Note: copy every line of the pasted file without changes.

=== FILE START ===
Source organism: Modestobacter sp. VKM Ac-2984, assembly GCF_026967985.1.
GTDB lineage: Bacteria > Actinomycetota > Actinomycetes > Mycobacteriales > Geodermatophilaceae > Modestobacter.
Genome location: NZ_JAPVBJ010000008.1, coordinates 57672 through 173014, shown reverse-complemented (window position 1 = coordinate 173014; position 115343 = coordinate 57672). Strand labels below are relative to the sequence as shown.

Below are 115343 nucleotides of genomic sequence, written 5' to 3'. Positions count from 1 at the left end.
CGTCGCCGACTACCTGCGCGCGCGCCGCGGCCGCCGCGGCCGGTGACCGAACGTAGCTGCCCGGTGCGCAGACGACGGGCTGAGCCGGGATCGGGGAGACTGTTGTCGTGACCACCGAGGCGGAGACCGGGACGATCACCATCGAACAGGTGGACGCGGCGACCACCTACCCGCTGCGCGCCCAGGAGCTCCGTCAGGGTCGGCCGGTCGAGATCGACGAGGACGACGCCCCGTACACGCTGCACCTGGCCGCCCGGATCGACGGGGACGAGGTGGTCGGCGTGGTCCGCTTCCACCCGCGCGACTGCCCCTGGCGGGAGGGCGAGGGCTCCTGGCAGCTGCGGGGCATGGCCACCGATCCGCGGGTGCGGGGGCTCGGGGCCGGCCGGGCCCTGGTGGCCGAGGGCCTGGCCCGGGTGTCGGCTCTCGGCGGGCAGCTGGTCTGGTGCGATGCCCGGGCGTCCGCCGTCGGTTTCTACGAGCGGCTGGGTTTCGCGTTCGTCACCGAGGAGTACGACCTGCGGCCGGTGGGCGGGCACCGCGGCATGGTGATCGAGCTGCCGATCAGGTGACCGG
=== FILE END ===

Source organism: Modestobacter sp. VKM Ac-2984, assembly GCF_026967985.1.
GTDB lineage: Bacteria > Actinomycetota > Actinomycetes > Mycobacteriales > Geodermatophilaceae > Modestobacter.
Genome location: NZ_JAPVBJ010000008.1, coordinates 57672 through 173014, shown reverse-complemented (window position 1 = coordinate 173014; position 115343 = coordinate 57672). Strand labels below are relative to the sequence as shown.

Below are 115343 nucleotides of genomic sequence, written 5' to 3'. Positions count from 1 at the left end.
CGTCGCCGACTACCTGCGCGCGCGCCGCGGCCGCCGCGGCCGGTGACCGAACGTAGCTGCCCGGTGCGCAGACGACGGGCTGAGCCGGGATCGGGGAGACTGTTGTCGTGACCACCGAGGCGGAGACCGGGACGATCACCATCGAACAGGTGGACGCGGCGACCACCTACCCGCTGCGCGCCCAGGAGCTCCGTCAGGGTCGGCCGGTCGAGATCGACGAGGACGACGCCCCGTACACGCTGCACCTGGCCGCCCGGATCGACGGGGACGAGGTGGTCGGCGTGGTCCGCTTCCACCCGCGCGACTGCCCCTGGCGGGAGGGCGAGGGCTCCTGGCAGCTGCGGGGCATGGCCACCGATCCGCGGGTGCGGGGGCTCGGGGCCGGCCGGGCCCTGGTGGCCGAGGGCCTGGCCCGGGTGTCGGCTCTCGGCGGGCAGCTGGTCTGGTGCGATGCCCGGGCGTCCGCCGTCGGTTTCTACGAGCGGCTGGGTTTCGCGTTCGTCACCGAGGAGTACGACCTGCGGCCGGTGGGCGGGCACCGCGGCATGGTGATCGAGCTGCCGATCAGGTGACCGG